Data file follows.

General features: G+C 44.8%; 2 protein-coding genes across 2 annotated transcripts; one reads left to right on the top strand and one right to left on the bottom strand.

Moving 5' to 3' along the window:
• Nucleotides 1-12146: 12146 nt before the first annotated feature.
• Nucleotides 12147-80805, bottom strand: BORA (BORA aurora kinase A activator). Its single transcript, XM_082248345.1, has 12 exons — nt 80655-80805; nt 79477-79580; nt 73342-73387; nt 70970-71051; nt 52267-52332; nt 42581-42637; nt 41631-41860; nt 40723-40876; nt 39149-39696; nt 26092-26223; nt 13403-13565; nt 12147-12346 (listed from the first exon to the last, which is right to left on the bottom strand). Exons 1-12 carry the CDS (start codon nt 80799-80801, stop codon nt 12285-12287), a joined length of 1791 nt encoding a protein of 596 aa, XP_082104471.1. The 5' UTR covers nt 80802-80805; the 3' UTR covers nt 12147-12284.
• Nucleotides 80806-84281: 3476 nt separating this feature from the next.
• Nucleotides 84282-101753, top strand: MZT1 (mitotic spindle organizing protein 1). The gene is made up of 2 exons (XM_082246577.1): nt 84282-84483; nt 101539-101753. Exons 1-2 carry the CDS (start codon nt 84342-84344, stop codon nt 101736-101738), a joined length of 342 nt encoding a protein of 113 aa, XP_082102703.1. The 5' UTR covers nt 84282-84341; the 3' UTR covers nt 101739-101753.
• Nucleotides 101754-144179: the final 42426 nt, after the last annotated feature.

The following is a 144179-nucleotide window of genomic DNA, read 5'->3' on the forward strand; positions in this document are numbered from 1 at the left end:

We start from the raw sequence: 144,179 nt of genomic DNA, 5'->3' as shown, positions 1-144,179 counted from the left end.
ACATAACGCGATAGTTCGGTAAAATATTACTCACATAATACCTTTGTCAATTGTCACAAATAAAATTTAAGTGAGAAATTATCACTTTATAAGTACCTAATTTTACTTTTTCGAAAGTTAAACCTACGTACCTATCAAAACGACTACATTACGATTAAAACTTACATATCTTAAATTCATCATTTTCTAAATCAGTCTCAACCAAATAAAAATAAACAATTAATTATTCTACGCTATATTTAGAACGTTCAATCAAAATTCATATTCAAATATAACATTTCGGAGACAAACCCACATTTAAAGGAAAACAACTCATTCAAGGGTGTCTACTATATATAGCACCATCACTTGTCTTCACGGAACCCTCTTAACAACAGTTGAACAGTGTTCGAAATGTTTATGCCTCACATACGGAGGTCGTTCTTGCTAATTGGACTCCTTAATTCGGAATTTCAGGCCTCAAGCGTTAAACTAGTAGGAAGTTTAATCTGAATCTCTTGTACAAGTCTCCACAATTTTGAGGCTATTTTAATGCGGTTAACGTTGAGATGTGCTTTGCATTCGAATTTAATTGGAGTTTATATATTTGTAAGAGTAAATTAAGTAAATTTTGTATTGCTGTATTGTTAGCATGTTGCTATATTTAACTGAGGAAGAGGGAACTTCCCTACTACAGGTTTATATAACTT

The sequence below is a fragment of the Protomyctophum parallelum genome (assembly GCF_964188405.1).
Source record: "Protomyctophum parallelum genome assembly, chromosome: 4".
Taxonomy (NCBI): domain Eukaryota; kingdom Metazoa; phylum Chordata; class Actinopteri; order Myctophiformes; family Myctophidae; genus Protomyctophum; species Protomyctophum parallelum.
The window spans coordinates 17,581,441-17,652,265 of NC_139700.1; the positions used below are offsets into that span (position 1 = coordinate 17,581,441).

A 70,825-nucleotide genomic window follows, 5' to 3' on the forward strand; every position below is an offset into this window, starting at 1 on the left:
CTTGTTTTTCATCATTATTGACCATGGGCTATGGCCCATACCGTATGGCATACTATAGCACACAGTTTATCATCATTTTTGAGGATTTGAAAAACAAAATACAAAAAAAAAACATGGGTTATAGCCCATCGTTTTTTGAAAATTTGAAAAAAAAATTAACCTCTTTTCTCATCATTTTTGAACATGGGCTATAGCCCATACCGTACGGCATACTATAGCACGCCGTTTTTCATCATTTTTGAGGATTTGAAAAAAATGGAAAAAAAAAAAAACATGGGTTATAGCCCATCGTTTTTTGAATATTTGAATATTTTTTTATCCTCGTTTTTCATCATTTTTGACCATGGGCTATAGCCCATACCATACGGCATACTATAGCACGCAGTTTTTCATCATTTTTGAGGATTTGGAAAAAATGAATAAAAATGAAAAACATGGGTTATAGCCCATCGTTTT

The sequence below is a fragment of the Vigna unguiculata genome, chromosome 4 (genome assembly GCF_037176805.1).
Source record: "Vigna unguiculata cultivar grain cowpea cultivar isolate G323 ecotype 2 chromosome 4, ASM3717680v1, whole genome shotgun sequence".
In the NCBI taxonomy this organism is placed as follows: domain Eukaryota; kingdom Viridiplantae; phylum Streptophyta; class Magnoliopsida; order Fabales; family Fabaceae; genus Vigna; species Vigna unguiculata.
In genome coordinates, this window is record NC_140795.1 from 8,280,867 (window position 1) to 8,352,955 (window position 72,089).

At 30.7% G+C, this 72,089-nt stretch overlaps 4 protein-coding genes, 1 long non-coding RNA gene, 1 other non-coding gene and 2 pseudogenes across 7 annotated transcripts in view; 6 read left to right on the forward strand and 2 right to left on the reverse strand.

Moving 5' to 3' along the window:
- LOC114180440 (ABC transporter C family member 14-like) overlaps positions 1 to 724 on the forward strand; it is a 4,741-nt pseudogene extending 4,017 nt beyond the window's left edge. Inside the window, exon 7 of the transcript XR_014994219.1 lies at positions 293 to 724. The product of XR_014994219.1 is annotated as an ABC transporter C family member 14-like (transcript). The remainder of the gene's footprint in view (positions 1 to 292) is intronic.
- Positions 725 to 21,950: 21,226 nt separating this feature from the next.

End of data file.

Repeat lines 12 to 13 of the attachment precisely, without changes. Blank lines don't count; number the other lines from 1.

Source record: "Protomyctophum parallelum genome assembly, chromosome: 4".
Taxonomy (NCBI): domain Eukaryota; kingdom Metazoa; phylum Chordata; class Actinopteri; order Myctophiformes; family Myctophidae; genus Protomyctophum; species Protomyctophum parallelum.